There is only One Drug to Treat Full Tit.  Good Luck Getting It.

There is only One Drug to Treat Full Tit. Good Luck Getting It.

The only drug available to treat monkeys is so difficult to access that only a fraction of the nearly 7,000 patients in the United States have been given it.

Health officials have designated tecovirimat, also known as Tpoxx, an “investigational drug,” which they say means it cannot be released from the national strategic stockpile without a series of convoluted bureaucratic steps. But most doctors don’t have the time or resources to fill out the required 27-page application or provide the detailed patient information.

It doesn’t have to be this way, experts say: There is no law that prevents federal officials from changing those rules and making the drug more widely available.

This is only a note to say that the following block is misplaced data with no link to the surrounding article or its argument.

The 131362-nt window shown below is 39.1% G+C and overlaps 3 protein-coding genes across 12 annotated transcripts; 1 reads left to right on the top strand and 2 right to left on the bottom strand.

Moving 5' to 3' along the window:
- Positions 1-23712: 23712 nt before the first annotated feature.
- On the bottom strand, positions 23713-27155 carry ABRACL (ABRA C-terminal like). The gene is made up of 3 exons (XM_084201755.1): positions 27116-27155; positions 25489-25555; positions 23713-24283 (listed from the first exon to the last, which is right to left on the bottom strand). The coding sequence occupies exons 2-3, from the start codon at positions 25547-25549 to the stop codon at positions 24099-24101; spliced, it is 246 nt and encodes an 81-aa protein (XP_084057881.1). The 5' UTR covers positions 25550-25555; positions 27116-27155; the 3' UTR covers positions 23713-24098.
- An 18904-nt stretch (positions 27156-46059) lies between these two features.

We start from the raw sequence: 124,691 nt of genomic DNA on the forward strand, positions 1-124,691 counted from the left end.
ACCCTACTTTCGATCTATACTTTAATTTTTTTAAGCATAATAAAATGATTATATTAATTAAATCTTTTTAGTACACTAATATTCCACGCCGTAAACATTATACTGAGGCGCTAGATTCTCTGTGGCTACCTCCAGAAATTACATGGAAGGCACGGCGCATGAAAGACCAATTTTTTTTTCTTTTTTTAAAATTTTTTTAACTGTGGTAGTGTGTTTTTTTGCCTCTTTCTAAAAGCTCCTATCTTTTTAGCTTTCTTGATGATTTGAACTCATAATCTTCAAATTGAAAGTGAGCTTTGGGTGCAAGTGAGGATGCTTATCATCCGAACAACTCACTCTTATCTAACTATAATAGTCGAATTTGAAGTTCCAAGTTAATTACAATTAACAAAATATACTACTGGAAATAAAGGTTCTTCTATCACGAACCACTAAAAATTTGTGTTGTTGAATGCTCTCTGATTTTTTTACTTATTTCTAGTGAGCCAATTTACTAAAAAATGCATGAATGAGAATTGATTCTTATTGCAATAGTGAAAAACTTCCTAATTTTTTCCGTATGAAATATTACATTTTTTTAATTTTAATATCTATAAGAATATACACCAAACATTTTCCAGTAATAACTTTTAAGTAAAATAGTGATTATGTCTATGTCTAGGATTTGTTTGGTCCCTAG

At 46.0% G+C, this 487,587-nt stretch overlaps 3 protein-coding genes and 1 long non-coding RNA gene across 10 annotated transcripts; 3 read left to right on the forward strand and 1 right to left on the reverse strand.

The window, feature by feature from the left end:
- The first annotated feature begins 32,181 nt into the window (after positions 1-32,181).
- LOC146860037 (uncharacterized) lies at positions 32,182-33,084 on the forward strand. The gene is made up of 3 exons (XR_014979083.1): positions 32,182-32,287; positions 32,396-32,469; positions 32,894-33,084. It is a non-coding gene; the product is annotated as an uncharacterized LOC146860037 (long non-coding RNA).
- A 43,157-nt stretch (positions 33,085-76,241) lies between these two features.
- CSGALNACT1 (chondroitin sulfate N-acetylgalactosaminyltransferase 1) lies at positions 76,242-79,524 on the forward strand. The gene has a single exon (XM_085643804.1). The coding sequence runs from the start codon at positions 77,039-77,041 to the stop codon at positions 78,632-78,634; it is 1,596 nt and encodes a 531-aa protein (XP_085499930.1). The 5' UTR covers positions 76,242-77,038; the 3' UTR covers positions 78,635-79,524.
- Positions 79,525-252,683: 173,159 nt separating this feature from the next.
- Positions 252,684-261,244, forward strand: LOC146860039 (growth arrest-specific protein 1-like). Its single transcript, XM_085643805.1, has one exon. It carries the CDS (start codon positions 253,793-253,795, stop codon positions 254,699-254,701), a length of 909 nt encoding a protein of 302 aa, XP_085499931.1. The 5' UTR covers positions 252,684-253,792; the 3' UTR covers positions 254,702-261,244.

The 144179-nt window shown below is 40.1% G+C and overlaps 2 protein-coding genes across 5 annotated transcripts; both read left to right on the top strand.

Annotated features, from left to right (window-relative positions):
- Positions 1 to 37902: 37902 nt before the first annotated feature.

The Food and Drug Administration approved tecovirimat as a smallpox treatment in 2018, based on safety data in humans and efficacy data in primates—which, for the purposes of the trial, were infected with smallpox. The so-called animal rule allows the agency to approve drugs when testing them in humans would be unethical.

Until the current outbreak, tecovirimat was only rarely administered to monkey patients. As a smallpox treatment, its use against monkeys is considered experimental. But vaccines developed for smallpox are believed to be effective against both diseases. Why not the treatment?